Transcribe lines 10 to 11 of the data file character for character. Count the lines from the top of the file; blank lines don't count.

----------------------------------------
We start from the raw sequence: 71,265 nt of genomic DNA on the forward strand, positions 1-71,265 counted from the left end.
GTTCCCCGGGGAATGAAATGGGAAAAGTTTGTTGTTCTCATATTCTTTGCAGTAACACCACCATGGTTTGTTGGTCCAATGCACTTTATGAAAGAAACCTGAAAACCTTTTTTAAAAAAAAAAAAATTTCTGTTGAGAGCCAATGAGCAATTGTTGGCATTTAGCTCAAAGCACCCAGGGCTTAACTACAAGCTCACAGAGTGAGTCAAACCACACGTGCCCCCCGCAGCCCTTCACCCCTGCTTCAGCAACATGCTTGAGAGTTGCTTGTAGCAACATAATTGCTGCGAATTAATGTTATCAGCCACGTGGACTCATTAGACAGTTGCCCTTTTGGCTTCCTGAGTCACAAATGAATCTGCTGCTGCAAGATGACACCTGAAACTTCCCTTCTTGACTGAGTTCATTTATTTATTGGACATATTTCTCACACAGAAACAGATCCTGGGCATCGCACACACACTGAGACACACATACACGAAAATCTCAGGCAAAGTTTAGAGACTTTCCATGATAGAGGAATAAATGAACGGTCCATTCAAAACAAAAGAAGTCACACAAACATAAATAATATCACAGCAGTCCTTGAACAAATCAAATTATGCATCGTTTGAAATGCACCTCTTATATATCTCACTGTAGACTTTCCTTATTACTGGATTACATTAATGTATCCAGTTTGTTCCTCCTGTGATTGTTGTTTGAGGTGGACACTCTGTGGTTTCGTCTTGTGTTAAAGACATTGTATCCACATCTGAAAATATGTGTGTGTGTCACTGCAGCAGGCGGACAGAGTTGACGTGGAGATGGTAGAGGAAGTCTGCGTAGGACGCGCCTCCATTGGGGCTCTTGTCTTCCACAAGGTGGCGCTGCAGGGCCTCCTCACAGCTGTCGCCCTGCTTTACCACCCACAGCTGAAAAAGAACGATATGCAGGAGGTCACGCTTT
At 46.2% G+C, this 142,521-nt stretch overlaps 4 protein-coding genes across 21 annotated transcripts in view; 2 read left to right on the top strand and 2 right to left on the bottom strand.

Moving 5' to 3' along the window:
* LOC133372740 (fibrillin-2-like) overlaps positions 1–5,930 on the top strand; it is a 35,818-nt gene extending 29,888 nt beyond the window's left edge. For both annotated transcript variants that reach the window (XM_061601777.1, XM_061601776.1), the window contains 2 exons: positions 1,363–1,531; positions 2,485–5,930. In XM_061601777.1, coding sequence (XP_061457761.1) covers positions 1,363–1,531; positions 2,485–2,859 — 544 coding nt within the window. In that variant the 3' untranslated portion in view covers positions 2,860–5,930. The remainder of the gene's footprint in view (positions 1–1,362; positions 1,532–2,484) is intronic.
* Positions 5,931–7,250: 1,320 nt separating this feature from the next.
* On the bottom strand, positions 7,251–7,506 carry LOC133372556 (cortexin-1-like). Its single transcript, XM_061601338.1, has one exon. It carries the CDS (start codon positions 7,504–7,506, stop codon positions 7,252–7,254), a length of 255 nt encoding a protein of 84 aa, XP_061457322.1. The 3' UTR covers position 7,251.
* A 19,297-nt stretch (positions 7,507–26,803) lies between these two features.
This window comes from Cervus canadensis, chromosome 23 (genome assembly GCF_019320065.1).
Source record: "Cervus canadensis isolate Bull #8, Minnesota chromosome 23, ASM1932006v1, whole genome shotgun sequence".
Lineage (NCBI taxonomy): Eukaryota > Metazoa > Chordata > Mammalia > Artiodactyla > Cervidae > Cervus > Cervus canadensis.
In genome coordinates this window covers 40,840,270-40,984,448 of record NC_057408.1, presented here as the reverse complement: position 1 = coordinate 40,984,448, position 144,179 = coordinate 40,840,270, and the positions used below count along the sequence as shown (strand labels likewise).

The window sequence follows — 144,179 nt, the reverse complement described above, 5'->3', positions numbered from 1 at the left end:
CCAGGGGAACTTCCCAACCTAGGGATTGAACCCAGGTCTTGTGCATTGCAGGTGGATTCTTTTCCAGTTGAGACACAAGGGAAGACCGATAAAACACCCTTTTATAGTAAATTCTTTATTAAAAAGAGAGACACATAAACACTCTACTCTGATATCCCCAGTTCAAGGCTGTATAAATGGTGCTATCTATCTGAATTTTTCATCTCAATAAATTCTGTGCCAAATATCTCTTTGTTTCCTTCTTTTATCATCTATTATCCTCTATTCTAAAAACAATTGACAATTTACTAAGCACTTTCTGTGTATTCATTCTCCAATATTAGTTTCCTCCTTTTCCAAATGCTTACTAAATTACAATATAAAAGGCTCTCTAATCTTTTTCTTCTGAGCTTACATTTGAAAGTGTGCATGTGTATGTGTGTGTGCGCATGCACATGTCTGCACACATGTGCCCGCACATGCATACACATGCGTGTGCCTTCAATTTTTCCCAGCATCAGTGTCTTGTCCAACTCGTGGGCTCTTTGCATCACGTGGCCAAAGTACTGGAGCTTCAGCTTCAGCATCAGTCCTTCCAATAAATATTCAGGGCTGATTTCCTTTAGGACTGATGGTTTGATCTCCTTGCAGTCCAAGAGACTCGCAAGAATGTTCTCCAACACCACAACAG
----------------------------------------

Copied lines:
Source record: "Cervus canadensis isolate Bull #8, Minnesota chromosome 23, ASM1932006v1, whole genome shotgun sequence".
Lineage (NCBI taxonomy): Eukaryota > Metazoa > Chordata > Mammalia > Artiodactyla > Cervidae > Cervus > Cervus canadensis.